Texas Tech basketball: Walk-on Avery Benson has important role this year

ANAHEIM, CALIFORNIA - MARCH 30: Avery Benson #24 of the Texas Tech Red Raiders cuts the net after defeating the Gonzaga Bulldogs during the 2019 NCAA Men's Basketball Tournament West Regional at Honda Center on March 30, 2019 in Anaheim, California. (Photo by Sean M. Haffey/Getty Images)
ANAHEIM, CALIFORNIA - MARCH 30: Avery Benson #24 of the Texas Tech Red Raiders cuts the net after defeating the Gonzaga Bulldogs during the 2019 NCAA Men's Basketball Tournament West Regional at Honda Center on March 30, 2019 in Anaheim, California. (Photo by Sean M. Haffey/Getty Images) /

Given the unusually high number of newcomers on this season’s Texas Tech basketball roster, sophomore walk-on Avery Benson could be more important than most might expect.

While he’s certainly increased the talent level of the Texas Tech basketball program since he’s taken over as head coach, Chris Beard’s unprecedented success has come in large part because of the culture he’s instilled in Lubbock.  He’s made certain that the players he has counted on have had attitudes of unselfishness as wells as relentless work ethics, two traits that seem to be disappearing from the world of college athletics a bit more with each passing year.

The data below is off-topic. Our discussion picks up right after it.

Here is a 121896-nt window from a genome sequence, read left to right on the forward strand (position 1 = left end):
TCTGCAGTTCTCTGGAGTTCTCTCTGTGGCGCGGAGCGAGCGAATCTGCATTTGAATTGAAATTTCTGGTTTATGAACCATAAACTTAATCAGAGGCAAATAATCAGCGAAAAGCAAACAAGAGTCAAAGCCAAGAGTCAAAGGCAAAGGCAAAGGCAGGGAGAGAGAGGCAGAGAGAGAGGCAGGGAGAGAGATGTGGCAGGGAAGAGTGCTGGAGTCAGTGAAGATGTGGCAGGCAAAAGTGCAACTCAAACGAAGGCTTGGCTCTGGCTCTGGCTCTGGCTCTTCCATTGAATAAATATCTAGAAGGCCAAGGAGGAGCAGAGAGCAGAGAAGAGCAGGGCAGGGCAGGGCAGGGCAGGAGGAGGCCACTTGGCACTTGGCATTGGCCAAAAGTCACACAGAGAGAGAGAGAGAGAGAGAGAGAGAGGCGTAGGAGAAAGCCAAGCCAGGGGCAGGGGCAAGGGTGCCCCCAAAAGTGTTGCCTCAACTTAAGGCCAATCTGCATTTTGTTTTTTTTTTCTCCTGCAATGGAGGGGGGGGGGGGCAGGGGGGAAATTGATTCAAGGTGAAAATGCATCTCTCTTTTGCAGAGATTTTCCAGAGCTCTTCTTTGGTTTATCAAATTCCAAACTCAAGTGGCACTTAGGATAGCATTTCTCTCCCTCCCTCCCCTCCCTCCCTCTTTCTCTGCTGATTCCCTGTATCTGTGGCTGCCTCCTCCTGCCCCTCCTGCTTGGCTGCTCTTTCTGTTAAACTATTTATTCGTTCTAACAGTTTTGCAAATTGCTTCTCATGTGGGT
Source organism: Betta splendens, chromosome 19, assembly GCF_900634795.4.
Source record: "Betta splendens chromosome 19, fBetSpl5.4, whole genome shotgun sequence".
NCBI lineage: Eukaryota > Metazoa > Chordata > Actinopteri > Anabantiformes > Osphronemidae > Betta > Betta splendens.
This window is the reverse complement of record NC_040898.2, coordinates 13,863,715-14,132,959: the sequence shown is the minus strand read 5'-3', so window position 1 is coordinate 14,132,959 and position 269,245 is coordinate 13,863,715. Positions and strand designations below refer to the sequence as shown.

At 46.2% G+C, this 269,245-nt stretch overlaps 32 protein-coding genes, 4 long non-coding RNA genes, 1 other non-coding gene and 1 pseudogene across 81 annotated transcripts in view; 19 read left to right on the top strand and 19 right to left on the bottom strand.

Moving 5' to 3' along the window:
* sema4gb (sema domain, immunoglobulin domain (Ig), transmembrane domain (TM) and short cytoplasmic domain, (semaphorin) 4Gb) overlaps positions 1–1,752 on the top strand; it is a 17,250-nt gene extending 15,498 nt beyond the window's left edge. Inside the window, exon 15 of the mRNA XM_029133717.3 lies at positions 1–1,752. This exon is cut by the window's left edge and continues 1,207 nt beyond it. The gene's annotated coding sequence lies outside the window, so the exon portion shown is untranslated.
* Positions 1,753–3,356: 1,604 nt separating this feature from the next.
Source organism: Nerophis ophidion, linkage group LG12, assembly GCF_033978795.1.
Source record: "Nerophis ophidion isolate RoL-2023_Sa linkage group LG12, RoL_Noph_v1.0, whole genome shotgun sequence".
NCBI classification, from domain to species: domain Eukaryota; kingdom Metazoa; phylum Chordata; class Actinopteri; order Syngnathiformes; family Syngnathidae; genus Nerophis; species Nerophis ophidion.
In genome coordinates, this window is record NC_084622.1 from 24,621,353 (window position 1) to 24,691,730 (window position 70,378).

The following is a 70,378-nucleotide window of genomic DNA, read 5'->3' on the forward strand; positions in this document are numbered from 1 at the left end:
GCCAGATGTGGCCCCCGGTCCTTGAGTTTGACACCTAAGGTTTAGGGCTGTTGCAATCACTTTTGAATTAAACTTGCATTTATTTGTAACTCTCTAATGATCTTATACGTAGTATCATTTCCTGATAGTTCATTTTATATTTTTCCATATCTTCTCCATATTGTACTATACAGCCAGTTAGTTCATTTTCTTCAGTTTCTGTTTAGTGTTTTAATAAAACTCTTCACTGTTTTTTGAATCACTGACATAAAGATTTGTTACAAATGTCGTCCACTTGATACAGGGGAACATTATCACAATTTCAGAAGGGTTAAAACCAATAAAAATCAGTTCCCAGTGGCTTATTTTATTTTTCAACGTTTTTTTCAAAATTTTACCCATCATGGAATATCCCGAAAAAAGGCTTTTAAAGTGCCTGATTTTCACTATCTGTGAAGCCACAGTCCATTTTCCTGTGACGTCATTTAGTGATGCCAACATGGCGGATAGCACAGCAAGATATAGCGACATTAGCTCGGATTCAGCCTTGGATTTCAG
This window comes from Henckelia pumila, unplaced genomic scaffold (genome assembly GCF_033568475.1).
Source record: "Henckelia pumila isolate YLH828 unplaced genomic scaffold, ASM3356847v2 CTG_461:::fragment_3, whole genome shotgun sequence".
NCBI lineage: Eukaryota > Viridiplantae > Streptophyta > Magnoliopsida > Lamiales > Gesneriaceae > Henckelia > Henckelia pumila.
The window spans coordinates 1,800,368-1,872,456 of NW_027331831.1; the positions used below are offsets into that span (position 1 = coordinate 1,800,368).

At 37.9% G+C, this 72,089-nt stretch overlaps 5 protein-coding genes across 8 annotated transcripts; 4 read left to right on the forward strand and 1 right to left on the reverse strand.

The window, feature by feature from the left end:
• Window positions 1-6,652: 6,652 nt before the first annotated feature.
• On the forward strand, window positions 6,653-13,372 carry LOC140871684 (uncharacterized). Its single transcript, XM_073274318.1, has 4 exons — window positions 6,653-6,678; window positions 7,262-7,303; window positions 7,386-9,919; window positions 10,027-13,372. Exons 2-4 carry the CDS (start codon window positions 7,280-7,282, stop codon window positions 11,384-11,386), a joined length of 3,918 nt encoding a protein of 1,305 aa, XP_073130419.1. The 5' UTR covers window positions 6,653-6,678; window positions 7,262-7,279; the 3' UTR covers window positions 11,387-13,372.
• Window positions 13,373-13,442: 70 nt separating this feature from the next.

But with eight players on his roster this year who were not in Beard’s program last season, the 4th-year head coach’s ability to maintain the culture that has turned Tech hoops into a national power will be tested like never before.  That’s why he is likely going to lean heavy on all of his returning players, even sophomore walk-on Avery Benson.

We know that guards Davide Moretti and Kyler Edwards will be two of the most important pieces of the puzzle for this year’s squad given that they are the only two returners who played in last year’s National Title Game.  It’s also not a stretch to envision redshirt freshmen Kevin McCullar and Andrae Savrasov seeing time this year, especially McCullar, who was a 4-star recruit when he signed with the Red Raiders out of high school.  Both were on campus for the spring semester last year and should be ready to see the floor.

But many may be discounting what Benson can bring to this team.  A walk-on surrounded by the most talented collection of individual players ever to put on the Double-T in one season, it’s easy for the Arkansas native to be forgotten, especially now that he’s no longer sporting the mullet that he had at the start of last season.

But he’s obviously a Beard guy.  After being offered a scholarship by Beard when he was the head coach at Arkansas-Little Rock, Benson planned to follow Beard to UNLV to walk-on but after Beard took the Texas Tech just three weeks later, Benson found a home in Lubbock as well.

Last year, Benson saw action in 20 games, most of them being blowouts in the non-conference portion of the schedule.  Averaging just 2.5 minutes and 0.6 points per game when he did step on the floor, his most memorable moment was one his coach likely wishes he could forget.